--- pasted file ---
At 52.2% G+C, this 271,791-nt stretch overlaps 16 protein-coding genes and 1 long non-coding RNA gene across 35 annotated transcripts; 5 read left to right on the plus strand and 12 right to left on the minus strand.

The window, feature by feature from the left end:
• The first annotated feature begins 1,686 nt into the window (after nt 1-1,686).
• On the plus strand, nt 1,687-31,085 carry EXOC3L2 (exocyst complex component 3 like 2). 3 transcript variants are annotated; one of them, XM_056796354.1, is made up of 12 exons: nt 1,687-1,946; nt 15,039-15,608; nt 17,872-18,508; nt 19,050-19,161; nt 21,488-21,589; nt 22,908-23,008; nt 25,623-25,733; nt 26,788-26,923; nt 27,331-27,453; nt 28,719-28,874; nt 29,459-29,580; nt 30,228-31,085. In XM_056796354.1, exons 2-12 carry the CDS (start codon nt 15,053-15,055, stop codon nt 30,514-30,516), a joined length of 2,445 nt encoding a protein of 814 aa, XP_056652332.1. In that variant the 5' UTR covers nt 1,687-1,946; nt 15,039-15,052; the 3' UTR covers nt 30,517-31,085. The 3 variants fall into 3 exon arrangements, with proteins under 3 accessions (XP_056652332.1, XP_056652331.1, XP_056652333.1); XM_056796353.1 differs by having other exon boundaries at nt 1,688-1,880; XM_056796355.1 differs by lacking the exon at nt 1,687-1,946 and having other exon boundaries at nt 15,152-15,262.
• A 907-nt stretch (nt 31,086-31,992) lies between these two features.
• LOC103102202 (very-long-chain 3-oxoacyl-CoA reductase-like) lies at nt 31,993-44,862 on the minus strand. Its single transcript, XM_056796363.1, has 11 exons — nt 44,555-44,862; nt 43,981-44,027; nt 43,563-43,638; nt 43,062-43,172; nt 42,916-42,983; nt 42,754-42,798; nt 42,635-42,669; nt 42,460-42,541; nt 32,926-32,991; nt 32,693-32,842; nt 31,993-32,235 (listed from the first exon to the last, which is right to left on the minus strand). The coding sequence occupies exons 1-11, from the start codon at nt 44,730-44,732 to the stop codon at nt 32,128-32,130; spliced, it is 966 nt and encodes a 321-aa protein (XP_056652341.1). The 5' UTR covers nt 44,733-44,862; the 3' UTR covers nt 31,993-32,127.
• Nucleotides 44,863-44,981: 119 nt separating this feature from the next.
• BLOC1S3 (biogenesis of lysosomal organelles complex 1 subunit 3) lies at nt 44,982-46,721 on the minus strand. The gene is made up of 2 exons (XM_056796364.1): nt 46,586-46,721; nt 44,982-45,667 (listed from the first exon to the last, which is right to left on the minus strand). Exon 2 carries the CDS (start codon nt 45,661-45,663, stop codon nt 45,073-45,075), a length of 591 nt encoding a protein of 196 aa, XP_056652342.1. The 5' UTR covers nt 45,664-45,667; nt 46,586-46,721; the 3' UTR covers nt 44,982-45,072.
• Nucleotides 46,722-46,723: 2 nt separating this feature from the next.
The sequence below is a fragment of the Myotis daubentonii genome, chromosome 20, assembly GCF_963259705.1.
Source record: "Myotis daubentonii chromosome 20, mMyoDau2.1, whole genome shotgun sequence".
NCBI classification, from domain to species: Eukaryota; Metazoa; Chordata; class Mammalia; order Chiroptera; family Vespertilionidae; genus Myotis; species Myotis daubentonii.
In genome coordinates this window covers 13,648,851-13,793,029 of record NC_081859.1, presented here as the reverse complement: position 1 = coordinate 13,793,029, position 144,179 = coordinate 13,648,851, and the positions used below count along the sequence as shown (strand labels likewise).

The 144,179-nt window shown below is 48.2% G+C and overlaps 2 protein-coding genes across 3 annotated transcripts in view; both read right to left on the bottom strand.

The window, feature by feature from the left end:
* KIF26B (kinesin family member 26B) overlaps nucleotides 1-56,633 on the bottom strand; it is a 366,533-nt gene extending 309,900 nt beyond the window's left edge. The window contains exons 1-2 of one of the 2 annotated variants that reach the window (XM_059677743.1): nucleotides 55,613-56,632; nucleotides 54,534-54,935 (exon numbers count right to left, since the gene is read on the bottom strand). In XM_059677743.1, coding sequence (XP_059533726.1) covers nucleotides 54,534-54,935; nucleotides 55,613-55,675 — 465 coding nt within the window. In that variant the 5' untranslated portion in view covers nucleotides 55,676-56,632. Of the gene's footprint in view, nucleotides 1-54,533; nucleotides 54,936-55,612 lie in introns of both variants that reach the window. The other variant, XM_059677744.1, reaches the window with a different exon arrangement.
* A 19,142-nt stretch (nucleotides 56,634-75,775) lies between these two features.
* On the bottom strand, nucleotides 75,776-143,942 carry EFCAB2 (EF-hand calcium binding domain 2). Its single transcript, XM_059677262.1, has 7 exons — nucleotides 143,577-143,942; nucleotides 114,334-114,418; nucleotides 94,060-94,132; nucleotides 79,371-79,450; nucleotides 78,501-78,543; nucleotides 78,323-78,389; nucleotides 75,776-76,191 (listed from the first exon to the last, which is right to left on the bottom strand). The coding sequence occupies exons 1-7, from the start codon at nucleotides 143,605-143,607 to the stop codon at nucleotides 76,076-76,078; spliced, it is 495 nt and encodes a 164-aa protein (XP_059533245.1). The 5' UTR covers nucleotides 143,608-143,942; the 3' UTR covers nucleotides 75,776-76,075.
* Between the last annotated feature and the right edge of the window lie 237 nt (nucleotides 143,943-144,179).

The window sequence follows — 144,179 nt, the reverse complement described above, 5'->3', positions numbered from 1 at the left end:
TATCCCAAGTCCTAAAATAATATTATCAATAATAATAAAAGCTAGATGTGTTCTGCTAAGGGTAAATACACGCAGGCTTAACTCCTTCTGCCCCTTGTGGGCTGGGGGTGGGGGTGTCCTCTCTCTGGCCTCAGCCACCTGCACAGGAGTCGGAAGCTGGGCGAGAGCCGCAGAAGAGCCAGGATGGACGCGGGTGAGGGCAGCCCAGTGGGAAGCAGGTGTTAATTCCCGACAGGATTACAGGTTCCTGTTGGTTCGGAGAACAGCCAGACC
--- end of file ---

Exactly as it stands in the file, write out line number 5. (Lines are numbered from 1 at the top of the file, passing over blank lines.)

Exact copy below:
• A 907-nt stretch (nt 31,086-31,992) lies between these two features.